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Getting Ready for SD Broadcast

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Jonathan Clauson
Getting Ready for SD Broadcast
on Apr 23, 2010 at 12:17:52 pm

Good morning all!

This is a pretty general question and it seemed the best place to do it.

Question - As a newcomer to submitting works for SD broadcast networks, where are some good tutorials/reference material that I might be able to look at that would help me through making sure my audio levels are not going over, my color is right luma, the doesn't exceed etc.

For kicks I looked up NTSC on wikipedia and the amount of engineering data there just about made we want to crawl under my desk and whimper while holding my old teddy bear......While that is obviously not the place to go for learning the basics, I was hoping someone might be able to point me in the right direction for making sure everything I submit conforms to the protocols.

My rig is an iMac 27" with FCS3 and I am outputting via FW to a SONY HVR-M15U deck onto DVCAM tapes. If I left out any information, please let me know.

Thanks in advance!


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Andy Mees
Re: Getting Ready for SD Broadcast
on Apr 23, 2010 at 1:31:05 pm

Hey Jonathan

Each broadcaster you deliver to will have their own technical specifications for program delivery document. That will contain the info you need for each specific broadcaster. I guess what I'm saying is that you need to ask the folks you are delivering to what their requirements are, not us.

Other than that, do you know how to read your scopes and audio meters? And do you know how to use the basic audio filters and video filters like the 3 way color corrector, levels, proc amp etc? If you have a pretty good handle on this then you have no reason to doubt you abilities to deliver for broadcast.

Best
Andy


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Gary Askham
Re: Getting Ready for SD Broadcast
on Apr 23, 2010 at 2:05:21 pm

The normal way you learn is to become a runner at post facility. You do that for a year or two and you try to get involved and show enthusiasm. If you're lucky you get promoted and you become a junior edit assistant or a junior tape op. Your company may send you on some courses or you might shadow someone a little senior. If you apply yourself after doing this for about 3 or 4 years you'll have a pretty good grasp of the basics of film, TV and video post production.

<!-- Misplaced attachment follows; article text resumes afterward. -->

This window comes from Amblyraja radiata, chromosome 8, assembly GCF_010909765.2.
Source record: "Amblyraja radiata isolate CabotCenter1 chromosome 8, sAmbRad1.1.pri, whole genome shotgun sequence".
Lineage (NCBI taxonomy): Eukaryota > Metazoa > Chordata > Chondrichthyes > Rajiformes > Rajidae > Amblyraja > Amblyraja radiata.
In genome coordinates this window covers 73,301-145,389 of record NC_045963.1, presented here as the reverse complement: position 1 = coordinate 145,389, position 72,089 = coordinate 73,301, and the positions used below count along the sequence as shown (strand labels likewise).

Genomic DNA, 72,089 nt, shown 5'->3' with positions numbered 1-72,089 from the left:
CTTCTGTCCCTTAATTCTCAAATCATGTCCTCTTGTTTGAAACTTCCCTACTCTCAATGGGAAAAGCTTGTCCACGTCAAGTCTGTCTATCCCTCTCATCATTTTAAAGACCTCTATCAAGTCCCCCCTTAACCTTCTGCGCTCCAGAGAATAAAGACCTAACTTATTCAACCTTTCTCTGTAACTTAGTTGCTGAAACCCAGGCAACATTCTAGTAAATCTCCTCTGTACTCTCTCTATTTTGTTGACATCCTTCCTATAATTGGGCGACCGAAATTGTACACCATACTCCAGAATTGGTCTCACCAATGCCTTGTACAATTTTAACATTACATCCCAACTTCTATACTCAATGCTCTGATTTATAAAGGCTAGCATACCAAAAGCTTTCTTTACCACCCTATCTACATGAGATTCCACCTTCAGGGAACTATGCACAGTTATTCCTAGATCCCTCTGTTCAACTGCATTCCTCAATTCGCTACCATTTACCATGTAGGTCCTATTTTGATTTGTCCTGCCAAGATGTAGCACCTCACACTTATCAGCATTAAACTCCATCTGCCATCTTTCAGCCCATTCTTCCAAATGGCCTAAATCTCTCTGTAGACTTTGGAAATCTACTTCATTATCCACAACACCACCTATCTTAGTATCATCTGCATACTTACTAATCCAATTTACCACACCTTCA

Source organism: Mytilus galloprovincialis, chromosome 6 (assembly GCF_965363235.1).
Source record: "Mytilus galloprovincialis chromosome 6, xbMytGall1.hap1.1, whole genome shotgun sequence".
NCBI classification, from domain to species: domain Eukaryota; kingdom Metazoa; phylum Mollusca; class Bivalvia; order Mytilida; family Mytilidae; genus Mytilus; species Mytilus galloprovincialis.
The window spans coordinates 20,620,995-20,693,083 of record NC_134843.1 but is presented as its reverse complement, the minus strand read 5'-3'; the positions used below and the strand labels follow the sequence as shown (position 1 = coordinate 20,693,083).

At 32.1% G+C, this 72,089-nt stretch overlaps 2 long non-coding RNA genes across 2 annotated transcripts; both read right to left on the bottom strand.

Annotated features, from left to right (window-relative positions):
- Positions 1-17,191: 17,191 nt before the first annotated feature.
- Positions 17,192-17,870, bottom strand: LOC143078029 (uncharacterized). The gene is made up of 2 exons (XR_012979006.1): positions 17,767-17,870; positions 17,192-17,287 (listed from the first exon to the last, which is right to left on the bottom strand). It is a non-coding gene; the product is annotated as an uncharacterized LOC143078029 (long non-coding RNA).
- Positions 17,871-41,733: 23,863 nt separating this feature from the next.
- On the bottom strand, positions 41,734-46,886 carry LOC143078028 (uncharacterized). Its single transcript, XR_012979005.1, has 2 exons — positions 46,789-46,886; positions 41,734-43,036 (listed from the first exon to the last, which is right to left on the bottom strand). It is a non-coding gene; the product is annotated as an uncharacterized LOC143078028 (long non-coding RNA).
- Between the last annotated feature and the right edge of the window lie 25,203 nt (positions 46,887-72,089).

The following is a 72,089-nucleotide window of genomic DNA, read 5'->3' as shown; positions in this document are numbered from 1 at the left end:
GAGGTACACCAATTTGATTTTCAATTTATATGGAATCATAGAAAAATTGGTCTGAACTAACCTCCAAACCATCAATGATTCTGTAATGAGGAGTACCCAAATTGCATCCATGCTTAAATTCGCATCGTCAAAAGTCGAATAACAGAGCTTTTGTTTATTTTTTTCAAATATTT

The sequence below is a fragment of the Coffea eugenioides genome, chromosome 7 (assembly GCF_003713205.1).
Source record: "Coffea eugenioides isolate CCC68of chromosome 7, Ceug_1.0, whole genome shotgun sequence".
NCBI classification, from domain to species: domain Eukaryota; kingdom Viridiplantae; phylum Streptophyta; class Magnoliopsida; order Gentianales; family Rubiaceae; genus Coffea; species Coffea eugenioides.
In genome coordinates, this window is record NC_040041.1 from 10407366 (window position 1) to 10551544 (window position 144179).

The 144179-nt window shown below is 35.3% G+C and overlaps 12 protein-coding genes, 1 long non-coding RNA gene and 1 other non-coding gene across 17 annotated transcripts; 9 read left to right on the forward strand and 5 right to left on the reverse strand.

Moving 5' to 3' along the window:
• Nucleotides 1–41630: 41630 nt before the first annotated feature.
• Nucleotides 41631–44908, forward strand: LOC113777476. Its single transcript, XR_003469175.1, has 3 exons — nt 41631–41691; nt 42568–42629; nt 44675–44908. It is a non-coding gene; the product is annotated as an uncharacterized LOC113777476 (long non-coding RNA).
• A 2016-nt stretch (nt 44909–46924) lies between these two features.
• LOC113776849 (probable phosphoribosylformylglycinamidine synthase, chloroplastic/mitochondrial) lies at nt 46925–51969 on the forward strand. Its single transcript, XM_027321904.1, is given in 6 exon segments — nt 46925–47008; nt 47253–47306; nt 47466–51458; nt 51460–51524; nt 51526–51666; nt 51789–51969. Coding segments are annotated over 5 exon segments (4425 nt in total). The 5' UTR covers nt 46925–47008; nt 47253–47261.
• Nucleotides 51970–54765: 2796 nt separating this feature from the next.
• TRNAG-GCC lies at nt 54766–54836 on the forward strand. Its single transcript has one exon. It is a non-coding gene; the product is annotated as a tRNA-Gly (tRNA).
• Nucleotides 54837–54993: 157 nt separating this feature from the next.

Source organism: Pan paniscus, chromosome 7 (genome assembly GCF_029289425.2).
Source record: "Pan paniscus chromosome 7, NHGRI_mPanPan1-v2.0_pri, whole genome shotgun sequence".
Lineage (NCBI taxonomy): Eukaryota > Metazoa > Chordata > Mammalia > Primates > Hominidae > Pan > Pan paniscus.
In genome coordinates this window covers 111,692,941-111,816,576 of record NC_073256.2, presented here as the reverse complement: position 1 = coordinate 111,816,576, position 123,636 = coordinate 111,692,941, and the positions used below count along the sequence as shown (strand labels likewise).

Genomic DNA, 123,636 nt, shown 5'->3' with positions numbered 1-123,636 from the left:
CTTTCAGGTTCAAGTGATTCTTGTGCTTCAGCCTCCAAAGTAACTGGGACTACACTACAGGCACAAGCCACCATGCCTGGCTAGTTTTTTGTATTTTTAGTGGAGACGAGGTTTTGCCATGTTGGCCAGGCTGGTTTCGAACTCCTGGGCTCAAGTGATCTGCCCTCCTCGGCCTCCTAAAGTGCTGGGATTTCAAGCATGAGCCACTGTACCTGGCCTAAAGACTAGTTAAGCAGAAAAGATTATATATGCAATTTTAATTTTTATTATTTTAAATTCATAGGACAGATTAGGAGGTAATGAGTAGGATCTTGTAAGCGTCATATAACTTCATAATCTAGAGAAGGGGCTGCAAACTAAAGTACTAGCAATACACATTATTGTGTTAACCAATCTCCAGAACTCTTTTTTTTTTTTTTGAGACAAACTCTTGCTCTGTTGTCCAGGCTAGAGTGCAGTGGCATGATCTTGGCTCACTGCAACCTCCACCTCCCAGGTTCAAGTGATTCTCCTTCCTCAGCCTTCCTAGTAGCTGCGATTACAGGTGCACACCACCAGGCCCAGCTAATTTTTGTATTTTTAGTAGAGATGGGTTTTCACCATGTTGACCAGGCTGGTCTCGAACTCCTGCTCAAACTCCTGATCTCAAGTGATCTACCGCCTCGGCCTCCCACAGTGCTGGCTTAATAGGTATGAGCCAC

I'd say 5 years is a good marker for the point when you can call yourself pretty competent in this industry.

By the way it's practically impossible to learn in "a bubble". You need hands-on tutorial from a real person. Someone who you can speak to and ask questions. Unfortunately there aren't too many websites that show you this world. Probably cos there is no template facility or studio. They are all different with different equipment and workflows.

------------------------
FCP and Avid Technical Support
Air Post Production
Shoreditch - London


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David Roth Weiss
Re: Getting Ready for SD Broadcast
on Apr 23, 2010 at 3:57:14 pm

[Jonathan Clauson] "For kicks I looked up NTSC on wikipedia and the amount of engineering data there just about made we want to crawl under my desk and whimper while holding my old teddy bear..."

If you've never done this before then you should curl up with that teddy bear and head over to a professional facility, with your project on a firewire drive, where you should watch every move as a real "engineer" properly preps your project for broadcast. Once you watch someone else do it, you develop an understanding of the process, which you can then practice on your own.

David Roth Weiss
Director/Editor/Colorist
David Weiss Productions, Inc.
Los Angeles

POST-PRODUCTION WITHOUT THE USUAL INSANITY ™

EPK Colorist - UP IN THE AIR - nominated for six academy awards

A forum host of Creative COW's Apple Final Cut Pro, Business & Marketing, Indie Film & Documentary, and Film History & Appreciations forums.


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Shane Ross
Re: Getting Ready for SD Broadcast
on Apr 23, 2010 at 4:07:25 pm

Yeah, this isn't something you can pick up from book reading or web articles. Hands on or on-site training. Mastering video is one thing, mastering audio is another. The specs for both are typically pretty rigid. I've been editing for 8 years (assisting for 5), and I'd never tackle network spec audio without SERIOUS training.

Shane



GETTING ORGANIZED WITH FINAL CUT PRO DVD...don't miss it.
Read my blog, Little Frog in High Def


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Steve Oakley
Re: Getting Ready for SD Broadcast
on Apr 25, 2010 at 12:35:15 am

well the very first thing is you should be monitoring your output on a CRT. things like revered fields won't show up on **most** **nearly** no LCD except a couple of broadcast style ones. you could monitor out of the VTR, or put a mxo onto the display port as another option.

title safe is another

and color levels

and mix levels ( flatter )

its really not that hard.... but no so easy either.

Steve Oakley
DP • Editor • VFX Artist
http://www.practicali.com


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